Bayesian semiparametric estimation of covariate-dependent ROC curves.
ABSTRACT: Receiver operating characteristic (ROC) curves are widely used to measure the discriminating power of medical tests and other classification procedures. In many practical applications, the performance of these procedures can depend on covariates such as age, naturally leading to a collection of curves associated with different covariate levels. This paper develops a Bayesian heteroscedastic semiparametric regression model and applies it to the estimation of covariate-dependent ROC curves. More specifically, our approach uses Gaussian process priors to model the conditional mean and conditional variance of the biomarker of interest for each of the populations under study. The model is illustrated through an application to the evaluation of prostate-specific antigen for the diagnosis of prostate cancer, which contrasts the performance of our model against alternative models.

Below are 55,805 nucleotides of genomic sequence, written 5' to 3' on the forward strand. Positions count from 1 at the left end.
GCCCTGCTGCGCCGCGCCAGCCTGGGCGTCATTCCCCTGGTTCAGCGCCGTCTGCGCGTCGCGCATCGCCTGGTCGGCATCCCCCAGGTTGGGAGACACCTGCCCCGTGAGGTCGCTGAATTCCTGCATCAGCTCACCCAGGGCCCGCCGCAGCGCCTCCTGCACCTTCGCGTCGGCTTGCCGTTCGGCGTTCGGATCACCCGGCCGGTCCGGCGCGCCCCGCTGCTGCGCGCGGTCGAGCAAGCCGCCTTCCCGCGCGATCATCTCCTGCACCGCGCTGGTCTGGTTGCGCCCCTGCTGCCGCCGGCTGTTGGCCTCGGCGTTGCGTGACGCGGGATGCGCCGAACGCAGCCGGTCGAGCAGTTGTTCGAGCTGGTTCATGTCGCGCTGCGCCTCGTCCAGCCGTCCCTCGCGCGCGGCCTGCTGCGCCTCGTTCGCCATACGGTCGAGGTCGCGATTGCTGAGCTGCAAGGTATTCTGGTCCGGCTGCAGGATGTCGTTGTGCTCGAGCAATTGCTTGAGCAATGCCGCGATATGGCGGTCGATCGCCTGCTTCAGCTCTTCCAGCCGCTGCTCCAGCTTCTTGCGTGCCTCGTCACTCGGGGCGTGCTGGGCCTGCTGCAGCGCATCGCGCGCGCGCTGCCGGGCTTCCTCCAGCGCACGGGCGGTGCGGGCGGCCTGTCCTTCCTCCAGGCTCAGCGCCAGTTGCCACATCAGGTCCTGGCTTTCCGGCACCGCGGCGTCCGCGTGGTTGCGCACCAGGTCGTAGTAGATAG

Project description:Covariate-specific receiver operating characteristic (ROC) curves are often used to evaluate the classification accuracy of a medical diagnostic test or a biomarker, when the accuracy of the test is associated with certain covariates. In many large-scale screening tests, the gold standard is subject to missingness due to high cost or harmfulness to the patient. In this article, we propose a semiparametric estimation of the covariate-specific ROC curves with a partial missing gold standard. A location-scale model is constructed for the test result to model the covariates' effect, but the residual distributions are left unspecified. Thus the baseline and link functions of the ROC curve both have flexible shapes. With the gold standard missing at random (MAR) assumption, we consider weighted estimating equations for the location-scale parameters, and weighted kernel estimating equations for the residual distributions. Three ROC curve estimators are proposed and compared, namely, imputation-based, inverse probability weighted, and doubly robust estimators. We derive the asymptotic normality of the estimated ROC curve, as well as the analytical form of the standard error estimator. The proposed method is motivated and applied to the data in an Alzheimer's disease research.